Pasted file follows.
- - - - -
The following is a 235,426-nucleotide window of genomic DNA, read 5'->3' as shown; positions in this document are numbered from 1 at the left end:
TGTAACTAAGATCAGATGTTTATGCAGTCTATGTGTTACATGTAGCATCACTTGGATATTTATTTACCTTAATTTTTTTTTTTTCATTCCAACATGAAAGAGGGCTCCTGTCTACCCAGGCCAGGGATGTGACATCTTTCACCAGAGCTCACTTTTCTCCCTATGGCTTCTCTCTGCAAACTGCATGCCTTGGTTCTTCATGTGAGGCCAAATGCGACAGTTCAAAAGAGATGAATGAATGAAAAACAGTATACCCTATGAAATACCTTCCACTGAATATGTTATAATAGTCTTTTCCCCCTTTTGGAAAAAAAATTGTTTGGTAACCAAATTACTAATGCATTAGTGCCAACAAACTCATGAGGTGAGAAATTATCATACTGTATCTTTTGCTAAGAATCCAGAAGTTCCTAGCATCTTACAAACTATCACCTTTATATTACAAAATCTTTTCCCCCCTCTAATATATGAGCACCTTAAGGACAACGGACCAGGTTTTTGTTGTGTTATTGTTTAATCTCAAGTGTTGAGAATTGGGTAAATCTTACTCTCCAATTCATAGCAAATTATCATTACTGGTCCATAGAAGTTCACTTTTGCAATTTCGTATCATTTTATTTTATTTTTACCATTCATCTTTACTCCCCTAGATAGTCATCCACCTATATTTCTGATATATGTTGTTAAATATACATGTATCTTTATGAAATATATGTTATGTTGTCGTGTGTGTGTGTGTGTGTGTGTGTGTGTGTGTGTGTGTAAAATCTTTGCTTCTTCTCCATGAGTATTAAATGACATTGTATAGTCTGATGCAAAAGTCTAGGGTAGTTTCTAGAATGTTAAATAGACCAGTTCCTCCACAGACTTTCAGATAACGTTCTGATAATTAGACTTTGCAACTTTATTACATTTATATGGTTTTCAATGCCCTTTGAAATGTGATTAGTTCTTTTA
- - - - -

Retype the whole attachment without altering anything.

The following is a 235,426-nucleotide window of genomic DNA, read 5'->3' as shown; positions in this document are numbered from 1 at the left end:
TGTAACTAAGATCAGATGTTTATGCAGTCTATGTGTTACATGTAGCATCACTTGGATATTTATTTACCTTAATTTTTTTTTTTTCATTCCAACATGAAAGAGGGCTCCTGTCTACCCAGGCCAGGGATGTGACATCTTTCACCAGAGCTCACTTTTCTCCCTATGGCTTCTCTCTGCAAACTGCATGCCTTGGTTCTTCATGTGAGGCCAAATGCGACAGTTCAAAAGAGATGAATGAATGAAAAACAGTATACCCTATGAAATACCTTCCACTGAATATGTTATAATAGTCTTTTCCCCCTTTTGGAAAAAAAATTGTTTGGTAACCAAATTACTAATGCATTAGTGCCAACAAACTCATGAGGTGAGAAATTATCATACTGTATCTTTTGCTAAGAATCCAGAAGTTCCTAGCATCTTACAAACTATCACCTTTATATTACAAAATCTTTTCCCCCCTCTAATATATGAGCACCTTAAGGACAACGGACCAGGTTTTTGTTGTGTTATTGTTTAATCTCAAGTGTTGAGAATTGGGTAAATCTTACTCTCCAATTCATAGCAAATTATCATTACTGGTCCATAGAAGTTCACTTTTGCAATTTCGTATCATTTTATTTTATTTTTACCATTCATCTTTACTCCCCTAGATAGTCATCCACCTATATTTCTGATATATGTTGTTAAATATACATGTATCTTTATGAAATATATGTTATGTTGTCGTGTGTGTGTGTGTGTGTGTGTGTGTGTGTGTGTGTGTAAAATCTTTGCTTCTTCTCCATGAGTATTAAATGACATTGTATAGTCTGATGCAAAAGTCTAGGGTAGTTTCTAGAATGTTAAATAGACCAGTTCCTCCACAGACTTTCAGATAACGTTCTGATAATTAGACTTTGCAACTTTATTACATTTATATGGTTTTCAATGCCCTTTGAAATGTGATTAGTTCTTTTA